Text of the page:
In Lord of the Flies, does Ralph strive for all the boys to have a good time on the island?
At first, Ralph certainly does place importance on having fun: right at the start of the first assembly, he tells the boys:
“While we’re waiting we can have a good time on this island.”
He gesticulated widely.
“It’s like in a book.”
At once there was a clamor.
“Swallows and Amazons–”
Ralph waved the conch.
“This is our island. It’s a good island. Until the grownups come to fetch us we’ll have fun.”
Later, after climbing the mountain, Ralph has slightly rethought his main plan for the boys' time on the island. There are now two priorities, he says...
“Now we come to the most important thing. I’ve been thinking. I was thinking while we were climbing the mountain.” He flashed a conspiratorial grin at the other two. “And on the beach just now. This is what I thought. We want to have fun. And we want to be rescued.”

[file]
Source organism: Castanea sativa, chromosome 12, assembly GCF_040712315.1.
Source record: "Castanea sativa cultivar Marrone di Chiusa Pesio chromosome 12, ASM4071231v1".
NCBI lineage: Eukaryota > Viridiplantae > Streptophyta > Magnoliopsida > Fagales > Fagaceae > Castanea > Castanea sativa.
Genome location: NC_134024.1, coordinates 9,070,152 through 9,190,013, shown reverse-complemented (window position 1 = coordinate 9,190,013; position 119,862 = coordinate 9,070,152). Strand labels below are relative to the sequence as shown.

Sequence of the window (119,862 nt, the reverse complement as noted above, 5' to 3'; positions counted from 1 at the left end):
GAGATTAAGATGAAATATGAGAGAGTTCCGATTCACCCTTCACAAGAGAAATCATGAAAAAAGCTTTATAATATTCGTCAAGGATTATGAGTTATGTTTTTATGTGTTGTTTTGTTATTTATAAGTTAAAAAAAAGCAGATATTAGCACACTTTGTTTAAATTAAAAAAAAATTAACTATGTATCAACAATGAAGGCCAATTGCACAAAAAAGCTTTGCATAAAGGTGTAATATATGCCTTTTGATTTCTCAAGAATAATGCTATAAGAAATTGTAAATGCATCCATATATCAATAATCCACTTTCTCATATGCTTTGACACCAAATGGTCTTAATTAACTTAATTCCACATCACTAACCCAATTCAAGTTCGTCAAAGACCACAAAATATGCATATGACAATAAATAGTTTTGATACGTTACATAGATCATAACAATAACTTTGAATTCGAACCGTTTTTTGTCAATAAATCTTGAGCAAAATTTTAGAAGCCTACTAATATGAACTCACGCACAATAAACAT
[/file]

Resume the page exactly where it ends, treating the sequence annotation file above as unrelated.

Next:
He certainly talks the talk. Yet, the more you read the novel, the more it becomes clear that Ralph doesn't actually deliver fun. Jack does that: the thrill of hunting, the adrenalin and glamour of the boys' dancing, and the meat are all much more fun than Ralph's signal fire. And this is eventually what leads the boys - along, of course, with Jack's perceived physical power, and therefore, a greater sense of safety - to go off with Jack and leave Ralph.
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